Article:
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'Do the right thing' | Shanquella Robinson's family, attorney, advocates demand federal action on death investigation

Ben Crump held a news briefing at Livingstone College Thursday afternoon.

SALISBURY, N.C. — After a panel about equal justice wrapped up on the campus of Livingstone College Thursday afternoon, Shanquella Robinson's family and their attorney have promised to continue to maintain pressure on federal authorities to either prosecute the people responsible for her death or extradite them to Mexico.

Ben Crump joined Robinson's family for a news briefing at the Music Room inside the Varick Auditorium on Thursday. Crump was joined by several civil rights advocates as well, who all shared similar demands for intervention at the national level.

TIMELINE: Shanquella Robinson's death, investigation developments

Robinson, 25, was killed in October 2022 while vacationing in Mexico with other travelers. She died of a severe spinal cord injury suffered during her trip to Mexico with six other people. The FBI opened its own investigation into her death about a month later. 

Mexican prosecutors have charged one of her companions with femicide, but so far no arrests have been made despite an active warrant existing. Authorities have said they're focused on finding the suspect they have a warrant for, seeking extradition. A red notice was also issued with Interpol, placing law enforcement across the world on notice.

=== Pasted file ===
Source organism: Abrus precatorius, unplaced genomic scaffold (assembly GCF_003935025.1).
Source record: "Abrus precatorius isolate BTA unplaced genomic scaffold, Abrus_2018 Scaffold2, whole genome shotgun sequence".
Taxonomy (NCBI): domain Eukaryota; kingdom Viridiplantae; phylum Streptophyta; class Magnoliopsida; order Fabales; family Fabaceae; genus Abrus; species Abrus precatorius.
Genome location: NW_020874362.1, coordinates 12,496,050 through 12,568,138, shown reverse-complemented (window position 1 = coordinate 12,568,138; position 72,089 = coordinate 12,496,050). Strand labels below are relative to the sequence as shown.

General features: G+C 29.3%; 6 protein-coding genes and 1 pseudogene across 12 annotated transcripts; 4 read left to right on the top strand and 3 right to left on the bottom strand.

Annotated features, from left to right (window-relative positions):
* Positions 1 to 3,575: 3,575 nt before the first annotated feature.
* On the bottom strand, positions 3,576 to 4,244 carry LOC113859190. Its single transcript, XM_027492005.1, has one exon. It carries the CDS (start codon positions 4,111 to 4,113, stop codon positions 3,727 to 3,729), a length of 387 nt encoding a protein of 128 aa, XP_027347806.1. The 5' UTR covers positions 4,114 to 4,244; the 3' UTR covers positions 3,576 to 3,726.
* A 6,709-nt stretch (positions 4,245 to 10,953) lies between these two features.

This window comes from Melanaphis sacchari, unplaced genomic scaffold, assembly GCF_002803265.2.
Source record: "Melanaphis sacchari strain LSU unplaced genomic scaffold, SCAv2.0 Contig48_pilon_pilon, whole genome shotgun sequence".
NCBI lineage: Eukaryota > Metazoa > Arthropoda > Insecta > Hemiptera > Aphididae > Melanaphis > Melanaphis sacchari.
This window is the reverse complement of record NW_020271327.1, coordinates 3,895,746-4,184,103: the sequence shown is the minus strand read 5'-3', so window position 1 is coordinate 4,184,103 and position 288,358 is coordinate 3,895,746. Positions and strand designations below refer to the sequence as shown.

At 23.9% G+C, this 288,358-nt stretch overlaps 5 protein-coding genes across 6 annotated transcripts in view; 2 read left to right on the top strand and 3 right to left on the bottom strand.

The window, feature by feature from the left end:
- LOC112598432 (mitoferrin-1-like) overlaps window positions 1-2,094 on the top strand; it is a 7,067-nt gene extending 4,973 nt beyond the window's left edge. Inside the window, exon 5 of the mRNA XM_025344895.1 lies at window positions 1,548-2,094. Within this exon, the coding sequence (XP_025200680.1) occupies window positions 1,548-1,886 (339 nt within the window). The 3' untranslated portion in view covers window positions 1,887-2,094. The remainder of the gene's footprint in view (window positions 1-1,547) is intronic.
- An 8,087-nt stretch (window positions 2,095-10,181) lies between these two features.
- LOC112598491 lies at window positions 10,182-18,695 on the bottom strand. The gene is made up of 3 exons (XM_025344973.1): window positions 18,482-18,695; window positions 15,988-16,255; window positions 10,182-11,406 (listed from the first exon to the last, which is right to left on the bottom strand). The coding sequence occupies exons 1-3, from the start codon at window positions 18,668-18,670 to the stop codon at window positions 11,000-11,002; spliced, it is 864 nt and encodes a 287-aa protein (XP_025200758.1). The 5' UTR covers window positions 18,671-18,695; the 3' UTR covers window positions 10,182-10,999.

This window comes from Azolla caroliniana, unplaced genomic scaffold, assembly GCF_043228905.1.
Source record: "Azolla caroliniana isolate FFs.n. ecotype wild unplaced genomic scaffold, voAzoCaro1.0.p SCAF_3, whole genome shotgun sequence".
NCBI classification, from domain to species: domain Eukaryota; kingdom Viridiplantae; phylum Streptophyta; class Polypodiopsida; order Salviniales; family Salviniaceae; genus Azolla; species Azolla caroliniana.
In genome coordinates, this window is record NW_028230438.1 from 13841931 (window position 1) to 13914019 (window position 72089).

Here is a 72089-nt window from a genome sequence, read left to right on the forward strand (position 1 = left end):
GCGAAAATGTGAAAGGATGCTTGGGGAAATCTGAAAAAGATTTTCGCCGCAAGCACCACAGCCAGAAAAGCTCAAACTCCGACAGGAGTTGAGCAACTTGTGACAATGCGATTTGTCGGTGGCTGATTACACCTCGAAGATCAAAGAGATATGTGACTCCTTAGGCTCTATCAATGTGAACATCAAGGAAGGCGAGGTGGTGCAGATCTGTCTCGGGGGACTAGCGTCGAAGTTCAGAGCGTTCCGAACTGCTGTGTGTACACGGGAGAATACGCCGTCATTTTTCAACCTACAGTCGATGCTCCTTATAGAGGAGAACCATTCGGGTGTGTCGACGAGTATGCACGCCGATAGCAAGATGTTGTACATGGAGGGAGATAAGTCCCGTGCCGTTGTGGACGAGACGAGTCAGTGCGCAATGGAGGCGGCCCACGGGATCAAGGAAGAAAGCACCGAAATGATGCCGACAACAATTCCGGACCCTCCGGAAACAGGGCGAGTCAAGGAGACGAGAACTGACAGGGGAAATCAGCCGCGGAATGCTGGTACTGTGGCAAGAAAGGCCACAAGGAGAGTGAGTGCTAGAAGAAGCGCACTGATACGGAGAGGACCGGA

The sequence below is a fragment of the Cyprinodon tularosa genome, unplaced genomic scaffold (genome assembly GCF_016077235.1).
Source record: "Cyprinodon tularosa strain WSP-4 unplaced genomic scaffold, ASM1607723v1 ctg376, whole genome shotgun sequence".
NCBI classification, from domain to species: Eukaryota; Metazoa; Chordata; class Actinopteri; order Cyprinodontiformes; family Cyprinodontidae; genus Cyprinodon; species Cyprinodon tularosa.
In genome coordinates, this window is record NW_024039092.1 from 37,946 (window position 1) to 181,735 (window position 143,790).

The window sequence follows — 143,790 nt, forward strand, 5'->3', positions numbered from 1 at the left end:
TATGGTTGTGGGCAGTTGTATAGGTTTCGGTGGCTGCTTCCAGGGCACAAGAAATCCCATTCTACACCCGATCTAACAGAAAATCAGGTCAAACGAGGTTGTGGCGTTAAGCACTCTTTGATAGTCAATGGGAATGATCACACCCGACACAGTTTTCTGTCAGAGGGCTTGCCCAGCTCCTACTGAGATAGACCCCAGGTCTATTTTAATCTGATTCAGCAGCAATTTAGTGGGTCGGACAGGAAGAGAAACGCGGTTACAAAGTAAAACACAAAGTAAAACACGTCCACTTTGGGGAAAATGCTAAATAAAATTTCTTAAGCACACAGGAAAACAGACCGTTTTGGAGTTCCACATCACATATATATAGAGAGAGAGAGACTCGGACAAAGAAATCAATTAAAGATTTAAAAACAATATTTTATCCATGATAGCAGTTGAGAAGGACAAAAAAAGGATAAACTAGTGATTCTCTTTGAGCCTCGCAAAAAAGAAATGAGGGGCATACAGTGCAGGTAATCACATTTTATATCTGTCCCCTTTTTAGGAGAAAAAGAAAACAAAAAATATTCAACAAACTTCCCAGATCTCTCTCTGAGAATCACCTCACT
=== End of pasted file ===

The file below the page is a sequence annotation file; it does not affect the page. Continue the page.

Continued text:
Until recently, the American federal government didn't have much of a public response to Robinson's death abroad. But Crump said actions taken by Robinson's family and racial justice advocates in North Carolina are putting pressure.

"We have put the issue at the footsteps of the White House," Crump said in his opening remarks, aiming them at federal leaders like President Biden and Vice President Harris. "She was an American citizen. She was killed in a foreign land on video. We expect you to care about this Black woman as you would care about any woman killed on video."

During a daily news briefing on March 16, White House Press Secretary Karine Jean-Pierre was directly questioned about the case, the first time the White House addressed Robinson's death publicly. April D. Ryan, a reporter with TheGrio, pressed for more answers during the briefing.

PREVIOUSLY: Mexican prosecutor speaks on Shanquella Robinson investigation

Dawn Blagrove, the executive director for Emancipate NC, echoed Crump's sentiments Thursday, urging U.S. authorities to take action.

"We must remember that Black lives matter and that justice for Black lives matters," she said.

Rev. Greg Drumwright, a Greensboro pastor who leads the Justice 4 The Next Generation action group, promised to apply pressure as well, name-dropping Assistant U.S. Attorney General Kristen Clarke as among the federal leaders he promised to reach out to. He also paraphrased from Amos 5:24 in the Christian Bible, praying that "justice roll on" for Shanquella Robinson.